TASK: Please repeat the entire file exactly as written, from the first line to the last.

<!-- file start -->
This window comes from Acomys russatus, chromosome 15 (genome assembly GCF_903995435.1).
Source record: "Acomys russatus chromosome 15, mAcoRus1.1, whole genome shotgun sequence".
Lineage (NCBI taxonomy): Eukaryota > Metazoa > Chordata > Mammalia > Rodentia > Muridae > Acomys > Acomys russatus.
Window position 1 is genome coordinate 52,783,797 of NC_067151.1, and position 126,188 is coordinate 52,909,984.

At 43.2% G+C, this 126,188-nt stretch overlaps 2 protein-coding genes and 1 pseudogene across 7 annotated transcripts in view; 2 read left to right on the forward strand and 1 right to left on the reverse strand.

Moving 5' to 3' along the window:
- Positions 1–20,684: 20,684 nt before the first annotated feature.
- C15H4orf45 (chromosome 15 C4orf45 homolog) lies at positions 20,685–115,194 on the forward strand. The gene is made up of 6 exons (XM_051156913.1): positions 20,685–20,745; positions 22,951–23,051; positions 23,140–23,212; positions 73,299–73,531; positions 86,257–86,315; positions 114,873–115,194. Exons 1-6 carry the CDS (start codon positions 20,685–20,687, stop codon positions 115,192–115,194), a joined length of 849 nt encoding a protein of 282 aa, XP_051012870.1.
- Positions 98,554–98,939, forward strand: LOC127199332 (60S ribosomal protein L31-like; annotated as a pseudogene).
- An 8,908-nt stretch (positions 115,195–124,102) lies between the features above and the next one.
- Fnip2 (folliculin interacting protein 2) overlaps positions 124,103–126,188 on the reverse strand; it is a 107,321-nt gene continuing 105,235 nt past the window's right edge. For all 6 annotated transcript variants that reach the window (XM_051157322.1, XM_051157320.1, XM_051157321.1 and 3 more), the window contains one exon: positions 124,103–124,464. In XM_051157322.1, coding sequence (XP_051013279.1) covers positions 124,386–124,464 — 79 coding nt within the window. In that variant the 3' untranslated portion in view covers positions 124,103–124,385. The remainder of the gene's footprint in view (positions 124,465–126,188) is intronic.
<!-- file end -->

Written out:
This window comes from Acomys russatus, chromosome 15 (genome assembly GCF_903995435.1).
Source record: "Acomys russatus chromosome 15, mAcoRus1.1, whole genome shotgun sequence".
Lineage (NCBI taxonomy): Eukaryota > Metazoa > Chordata > Mammalia > Rodentia > Muridae > Acomys > Acomys russatus.
Window position 1 is genome coordinate 52,783,797 of NC_067151.1, and position 126,188 is coordinate 52,909,984.

At 43.2% G+C, this 126,188-nt stretch overlaps 2 protein-coding genes and 1 pseudogene across 7 annotated transcripts in view; 2 read left to right on the forward strand and 1 right to left on the reverse strand.

Moving 5' to 3' along the window:
- Positions 1–20,684: 20,684 nt before the first annotated feature.
- C15H4orf45 (chromosome 15 C4orf45 homolog) lies at positions 20,685–115,194 on the forward strand. The gene is made up of 6 exons (XM_051156913.1): positions 20,685–20,745; positions 22,951–23,051; positions 23,140–23,212; positions 73,299–73,531; positions 86,257–86,315; positions 114,873–115,194. Exons 1-6 carry the CDS (start codon positions 20,685–20,687, stop codon positions 115,192–115,194), a joined length of 849 nt encoding a protein of 282 aa, XP_051012870.1.
- Positions 98,554–98,939, forward strand: LOC127199332 (60S ribosomal protein L31-like; annotated as a pseudogene).
- An 8,908-nt stretch (positions 115,195–124,102) lies between the features above and the next one.
- Fnip2 (folliculin interacting protein 2) overlaps positions 124,103–126,188 on the reverse strand; it is a 107,321-nt gene continuing 105,235 nt past the window's right edge. For all 6 annotated transcript variants that reach the window (XM_051157322.1, XM_051157320.1, XM_051157321.1 and 3 more), the window contains one exon: positions 124,103–124,464. In XM_051157322.1, coding sequence (XP_051013279.1) covers positions 124,386–124,464 — 79 coding nt within the window. In that variant the 3' untranslated portion in view covers positions 124,103–124,385. The remainder of the gene's footprint in view (positions 124,465–126,188) is intronic.